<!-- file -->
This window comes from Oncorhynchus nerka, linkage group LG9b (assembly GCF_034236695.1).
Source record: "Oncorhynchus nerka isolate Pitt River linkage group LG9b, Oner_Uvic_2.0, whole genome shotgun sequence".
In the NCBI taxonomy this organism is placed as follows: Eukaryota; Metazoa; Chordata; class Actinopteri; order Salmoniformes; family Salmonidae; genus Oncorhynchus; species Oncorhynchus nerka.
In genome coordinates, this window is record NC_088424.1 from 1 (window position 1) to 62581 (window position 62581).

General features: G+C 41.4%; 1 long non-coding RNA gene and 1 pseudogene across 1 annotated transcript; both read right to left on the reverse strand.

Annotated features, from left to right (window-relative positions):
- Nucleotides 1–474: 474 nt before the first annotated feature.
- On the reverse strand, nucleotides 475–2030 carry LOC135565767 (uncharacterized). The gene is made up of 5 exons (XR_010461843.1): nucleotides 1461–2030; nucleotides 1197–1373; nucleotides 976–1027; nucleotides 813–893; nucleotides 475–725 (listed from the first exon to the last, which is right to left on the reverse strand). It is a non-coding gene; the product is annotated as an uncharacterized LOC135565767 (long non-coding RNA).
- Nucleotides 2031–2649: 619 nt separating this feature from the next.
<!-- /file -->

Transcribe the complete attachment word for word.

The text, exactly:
This window comes from Oncorhynchus nerka, linkage group LG9b (assembly GCF_034236695.1).
Source record: "Oncorhynchus nerka isolate Pitt River linkage group LG9b, Oner_Uvic_2.0, whole genome shotgun sequence".
In the NCBI taxonomy this organism is placed as follows: Eukaryota; Metazoa; Chordata; class Actinopteri; order Salmoniformes; family Salmonidae; genus Oncorhynchus; species Oncorhynchus nerka.
In genome coordinates, this window is record NC_088424.1 from 1 (window position 1) to 62581 (window position 62581).

General features: G+C 41.4%; 1 long non-coding RNA gene and 1 pseudogene across 1 annotated transcript; both read right to left on the reverse strand.

Annotated features, from left to right (window-relative positions):
- Nucleotides 1–474: 474 nt before the first annotated feature.
- On the reverse strand, nucleotides 475–2030 carry LOC135565767 (uncharacterized). The gene is made up of 5 exons (XR_010461843.1): nucleotides 1461–2030; nucleotides 1197–1373; nucleotides 976–1027; nucleotides 813–893; nucleotides 475–725 (listed from the first exon to the last, which is right to left on the reverse strand). It is a non-coding gene; the product is annotated as an uncharacterized LOC135565767 (long non-coding RNA).
- Nucleotides 2031–2649: 619 nt separating this feature from the next.